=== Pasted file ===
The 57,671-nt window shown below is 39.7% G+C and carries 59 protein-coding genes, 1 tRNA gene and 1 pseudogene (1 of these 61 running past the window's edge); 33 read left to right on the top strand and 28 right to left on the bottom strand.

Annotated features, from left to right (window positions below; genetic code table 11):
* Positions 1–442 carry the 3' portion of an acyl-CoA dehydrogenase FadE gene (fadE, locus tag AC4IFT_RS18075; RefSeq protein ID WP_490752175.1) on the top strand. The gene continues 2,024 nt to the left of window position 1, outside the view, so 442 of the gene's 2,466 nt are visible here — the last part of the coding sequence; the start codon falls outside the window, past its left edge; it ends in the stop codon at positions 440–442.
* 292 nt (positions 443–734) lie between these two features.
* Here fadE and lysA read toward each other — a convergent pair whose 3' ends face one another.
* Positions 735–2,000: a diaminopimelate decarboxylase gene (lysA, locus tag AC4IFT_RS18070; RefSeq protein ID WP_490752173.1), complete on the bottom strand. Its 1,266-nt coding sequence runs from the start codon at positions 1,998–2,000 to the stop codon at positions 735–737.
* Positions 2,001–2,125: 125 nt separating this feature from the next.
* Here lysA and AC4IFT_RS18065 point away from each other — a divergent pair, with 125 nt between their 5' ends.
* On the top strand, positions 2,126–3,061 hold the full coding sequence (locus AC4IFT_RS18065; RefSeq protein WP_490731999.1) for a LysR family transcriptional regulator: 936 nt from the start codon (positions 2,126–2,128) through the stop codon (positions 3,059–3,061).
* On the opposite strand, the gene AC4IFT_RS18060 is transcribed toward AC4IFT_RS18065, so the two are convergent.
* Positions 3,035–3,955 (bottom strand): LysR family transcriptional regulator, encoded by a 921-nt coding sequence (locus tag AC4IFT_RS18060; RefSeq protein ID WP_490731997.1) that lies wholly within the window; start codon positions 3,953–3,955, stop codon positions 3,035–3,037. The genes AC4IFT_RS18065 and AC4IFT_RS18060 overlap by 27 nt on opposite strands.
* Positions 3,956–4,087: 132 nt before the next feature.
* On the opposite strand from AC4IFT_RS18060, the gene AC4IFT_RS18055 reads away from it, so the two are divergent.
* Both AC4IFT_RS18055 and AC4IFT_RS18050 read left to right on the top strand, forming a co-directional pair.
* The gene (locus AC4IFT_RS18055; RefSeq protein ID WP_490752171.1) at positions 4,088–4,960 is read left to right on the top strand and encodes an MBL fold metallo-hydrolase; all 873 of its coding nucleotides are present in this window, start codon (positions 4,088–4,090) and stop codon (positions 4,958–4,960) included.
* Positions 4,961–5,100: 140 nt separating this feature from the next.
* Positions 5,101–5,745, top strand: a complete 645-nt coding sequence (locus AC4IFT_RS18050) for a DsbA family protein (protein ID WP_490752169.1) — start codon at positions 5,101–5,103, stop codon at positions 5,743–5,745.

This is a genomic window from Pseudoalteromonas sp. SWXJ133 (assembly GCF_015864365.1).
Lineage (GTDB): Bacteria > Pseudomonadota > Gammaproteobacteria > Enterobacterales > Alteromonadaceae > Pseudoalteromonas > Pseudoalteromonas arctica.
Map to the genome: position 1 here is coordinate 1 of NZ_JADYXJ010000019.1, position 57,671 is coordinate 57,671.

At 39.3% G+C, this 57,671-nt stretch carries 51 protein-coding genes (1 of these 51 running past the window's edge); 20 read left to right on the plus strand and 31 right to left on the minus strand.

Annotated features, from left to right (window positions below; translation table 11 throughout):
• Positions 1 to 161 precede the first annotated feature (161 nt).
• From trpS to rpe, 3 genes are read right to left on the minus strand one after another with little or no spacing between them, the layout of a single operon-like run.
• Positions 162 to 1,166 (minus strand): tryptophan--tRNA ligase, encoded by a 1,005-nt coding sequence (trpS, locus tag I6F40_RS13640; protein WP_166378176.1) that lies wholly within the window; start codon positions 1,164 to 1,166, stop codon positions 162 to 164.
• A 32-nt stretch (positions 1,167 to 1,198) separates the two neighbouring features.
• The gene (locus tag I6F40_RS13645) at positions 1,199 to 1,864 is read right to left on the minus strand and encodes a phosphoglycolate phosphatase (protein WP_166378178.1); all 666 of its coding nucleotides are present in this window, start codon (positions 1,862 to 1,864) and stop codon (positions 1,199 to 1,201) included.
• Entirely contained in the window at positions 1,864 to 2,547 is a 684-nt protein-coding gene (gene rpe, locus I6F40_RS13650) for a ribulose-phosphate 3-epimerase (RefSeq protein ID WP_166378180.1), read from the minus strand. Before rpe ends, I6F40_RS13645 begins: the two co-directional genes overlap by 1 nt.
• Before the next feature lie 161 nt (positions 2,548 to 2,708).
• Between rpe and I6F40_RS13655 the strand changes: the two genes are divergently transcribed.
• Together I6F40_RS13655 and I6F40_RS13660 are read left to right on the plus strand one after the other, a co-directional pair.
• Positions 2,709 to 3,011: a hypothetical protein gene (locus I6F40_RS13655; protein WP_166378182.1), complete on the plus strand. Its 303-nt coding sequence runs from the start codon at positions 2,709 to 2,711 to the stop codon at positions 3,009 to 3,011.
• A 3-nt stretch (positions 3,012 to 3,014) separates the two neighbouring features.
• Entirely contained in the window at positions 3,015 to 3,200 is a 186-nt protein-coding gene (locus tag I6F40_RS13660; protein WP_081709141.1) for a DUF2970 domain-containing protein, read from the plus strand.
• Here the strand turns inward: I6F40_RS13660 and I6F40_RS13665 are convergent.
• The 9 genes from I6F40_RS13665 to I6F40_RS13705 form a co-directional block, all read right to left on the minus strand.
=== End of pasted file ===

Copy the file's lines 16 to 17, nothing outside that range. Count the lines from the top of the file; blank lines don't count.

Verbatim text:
* Positions 4,961–5,100: 140 nt separating this feature from the next.
* Positions 5,101–5,745, top strand: a complete 645-nt coding sequence (locus AC4IFT_RS18050) for a DsbA family protein (protein ID WP_490752169.1) — start codon at positions 5,101–5,103, stop codon at positions 5,743–5,745.